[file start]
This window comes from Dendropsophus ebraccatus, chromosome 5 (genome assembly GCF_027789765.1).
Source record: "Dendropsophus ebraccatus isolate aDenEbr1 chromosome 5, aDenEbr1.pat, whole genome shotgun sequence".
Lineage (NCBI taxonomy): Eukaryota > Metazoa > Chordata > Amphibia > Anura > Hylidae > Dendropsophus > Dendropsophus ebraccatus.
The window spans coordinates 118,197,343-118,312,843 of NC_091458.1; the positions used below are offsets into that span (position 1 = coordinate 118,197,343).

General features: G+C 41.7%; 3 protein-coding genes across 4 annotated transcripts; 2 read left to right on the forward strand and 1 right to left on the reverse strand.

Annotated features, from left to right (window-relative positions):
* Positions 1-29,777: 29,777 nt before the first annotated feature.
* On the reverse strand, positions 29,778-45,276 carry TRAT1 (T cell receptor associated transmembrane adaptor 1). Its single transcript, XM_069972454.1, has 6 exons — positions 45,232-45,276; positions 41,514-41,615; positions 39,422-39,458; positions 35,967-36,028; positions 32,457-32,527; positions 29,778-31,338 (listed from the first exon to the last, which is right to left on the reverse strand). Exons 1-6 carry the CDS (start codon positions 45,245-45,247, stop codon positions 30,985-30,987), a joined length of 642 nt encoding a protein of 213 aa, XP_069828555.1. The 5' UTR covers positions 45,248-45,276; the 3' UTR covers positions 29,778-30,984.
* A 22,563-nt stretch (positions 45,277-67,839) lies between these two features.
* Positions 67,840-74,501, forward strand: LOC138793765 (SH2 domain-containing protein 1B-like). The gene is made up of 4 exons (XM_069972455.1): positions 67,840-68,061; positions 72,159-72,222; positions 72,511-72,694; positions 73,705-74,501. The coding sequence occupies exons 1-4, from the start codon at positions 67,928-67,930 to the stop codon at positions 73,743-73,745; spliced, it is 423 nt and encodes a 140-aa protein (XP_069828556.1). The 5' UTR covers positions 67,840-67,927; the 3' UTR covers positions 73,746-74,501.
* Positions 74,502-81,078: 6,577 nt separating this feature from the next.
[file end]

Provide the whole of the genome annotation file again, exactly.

This window comes from Dendropsophus ebraccatus, chromosome 5 (genome assembly GCF_027789765.1).
Source record: "Dendropsophus ebraccatus isolate aDenEbr1 chromosome 5, aDenEbr1.pat, whole genome shotgun sequence".
Lineage (NCBI taxonomy): Eukaryota > Metazoa > Chordata > Amphibia > Anura > Hylidae > Dendropsophus > Dendropsophus ebraccatus.
The window spans coordinates 118,197,343-118,312,843 of NC_091458.1; the positions used below are offsets into that span (position 1 = coordinate 118,197,343).

General features: G+C 41.7%; 3 protein-coding genes across 4 annotated transcripts; 2 read left to right on the forward strand and 1 right to left on the reverse strand.

Annotated features, from left to right (window-relative positions):
* Positions 1-29,777: 29,777 nt before the first annotated feature.
* On the reverse strand, positions 29,778-45,276 carry TRAT1 (T cell receptor associated transmembrane adaptor 1). Its single transcript, XM_069972454.1, has 6 exons — positions 45,232-45,276; positions 41,514-41,615; positions 39,422-39,458; positions 35,967-36,028; positions 32,457-32,527; positions 29,778-31,338 (listed from the first exon to the last, which is right to left on the reverse strand). Exons 1-6 carry the CDS (start codon positions 45,245-45,247, stop codon positions 30,985-30,987), a joined length of 642 nt encoding a protein of 213 aa, XP_069828555.1. The 5' UTR covers positions 45,248-45,276; the 3' UTR covers positions 29,778-30,984.
* A 22,563-nt stretch (positions 45,277-67,839) lies between these two features.
* Positions 67,840-74,501, forward strand: LOC138793765 (SH2 domain-containing protein 1B-like). The gene is made up of 4 exons (XM_069972455.1): positions 67,840-68,061; positions 72,159-72,222; positions 72,511-72,694; positions 73,705-74,501. The coding sequence occupies exons 1-4, from the start codon at positions 67,928-67,930 to the stop codon at positions 73,743-73,745; spliced, it is 423 nt and encodes a 140-aa protein (XP_069828556.1). The 5' UTR covers positions 67,840-67,927; the 3' UTR covers positions 73,746-74,501.
* Positions 74,502-81,078: 6,577 nt separating this feature from the next.